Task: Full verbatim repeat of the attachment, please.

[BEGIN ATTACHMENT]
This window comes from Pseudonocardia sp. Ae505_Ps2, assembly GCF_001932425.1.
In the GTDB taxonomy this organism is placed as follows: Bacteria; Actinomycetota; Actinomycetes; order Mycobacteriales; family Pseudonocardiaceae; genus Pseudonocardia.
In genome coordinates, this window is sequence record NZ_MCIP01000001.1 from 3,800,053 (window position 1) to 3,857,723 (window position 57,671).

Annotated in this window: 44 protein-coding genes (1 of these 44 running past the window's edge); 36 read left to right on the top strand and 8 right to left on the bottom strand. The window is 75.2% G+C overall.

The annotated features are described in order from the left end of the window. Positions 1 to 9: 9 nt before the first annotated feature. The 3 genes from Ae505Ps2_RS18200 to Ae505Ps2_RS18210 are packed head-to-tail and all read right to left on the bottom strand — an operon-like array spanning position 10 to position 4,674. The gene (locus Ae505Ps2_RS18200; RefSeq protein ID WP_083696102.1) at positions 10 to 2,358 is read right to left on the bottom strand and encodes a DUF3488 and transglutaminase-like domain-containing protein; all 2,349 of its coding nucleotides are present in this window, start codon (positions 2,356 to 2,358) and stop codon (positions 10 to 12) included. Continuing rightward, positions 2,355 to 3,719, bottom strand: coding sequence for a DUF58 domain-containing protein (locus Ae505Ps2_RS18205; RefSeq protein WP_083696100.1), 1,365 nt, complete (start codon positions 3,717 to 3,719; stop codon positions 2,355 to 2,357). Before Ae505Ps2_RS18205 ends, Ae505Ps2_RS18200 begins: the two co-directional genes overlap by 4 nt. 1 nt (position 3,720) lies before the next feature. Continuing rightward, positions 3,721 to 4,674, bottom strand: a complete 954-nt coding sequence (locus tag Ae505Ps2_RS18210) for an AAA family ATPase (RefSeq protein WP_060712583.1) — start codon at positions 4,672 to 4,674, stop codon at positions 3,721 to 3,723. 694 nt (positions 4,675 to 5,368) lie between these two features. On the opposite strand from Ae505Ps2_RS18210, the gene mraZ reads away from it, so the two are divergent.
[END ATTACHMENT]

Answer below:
This window comes from Pseudonocardia sp. Ae505_Ps2, assembly GCF_001932425.1.
In the GTDB taxonomy this organism is placed as follows: Bacteria; Actinomycetota; Actinomycetes; order Mycobacteriales; family Pseudonocardiaceae; genus Pseudonocardia.
In genome coordinates, this window is sequence record NZ_MCIP01000001.1 from 3,800,053 (window position 1) to 3,857,723 (window position 57,671).

Annotated in this window: 44 protein-coding genes (1 of these 44 running past the window's edge); 36 read left to right on the top strand and 8 right to left on the bottom strand. The window is 75.2% G+C overall.

The annotated features are described in order from the left end of the window. Positions 1 to 9: 9 nt before the first annotated feature. The 3 genes from Ae505Ps2_RS18200 to Ae505Ps2_RS18210 are packed head-to-tail and all read right to left on the bottom strand — an operon-like array spanning position 10 to position 4,674. The gene (locus Ae505Ps2_RS18200; RefSeq protein ID WP_083696102.1) at positions 10 to 2,358 is read right to left on the bottom strand and encodes a DUF3488 and transglutaminase-like domain-containing protein; all 2,349 of its coding nucleotides are present in this window, start codon (positions 2,356 to 2,358) and stop codon (positions 10 to 12) included. Continuing rightward, positions 2,355 to 3,719, bottom strand: coding sequence for a DUF58 domain-containing protein (locus Ae505Ps2_RS18205; RefSeq protein WP_083696100.1), 1,365 nt, complete (start codon positions 3,717 to 3,719; stop codon positions 2,355 to 2,357). Before Ae505Ps2_RS18205 ends, Ae505Ps2_RS18200 begins: the two co-directional genes overlap by 4 nt. 1 nt (position 3,720) lies before the next feature. Continuing rightward, positions 3,721 to 4,674, bottom strand: a complete 954-nt coding sequence (locus tag Ae505Ps2_RS18210) for an AAA family ATPase (RefSeq protein WP_060712583.1) — start codon at positions 4,672 to 4,674, stop codon at positions 3,721 to 3,723. 694 nt (positions 4,675 to 5,368) lie between these two features. On the opposite strand from Ae505Ps2_RS18210, the gene mraZ reads away from it, so the two are divergent.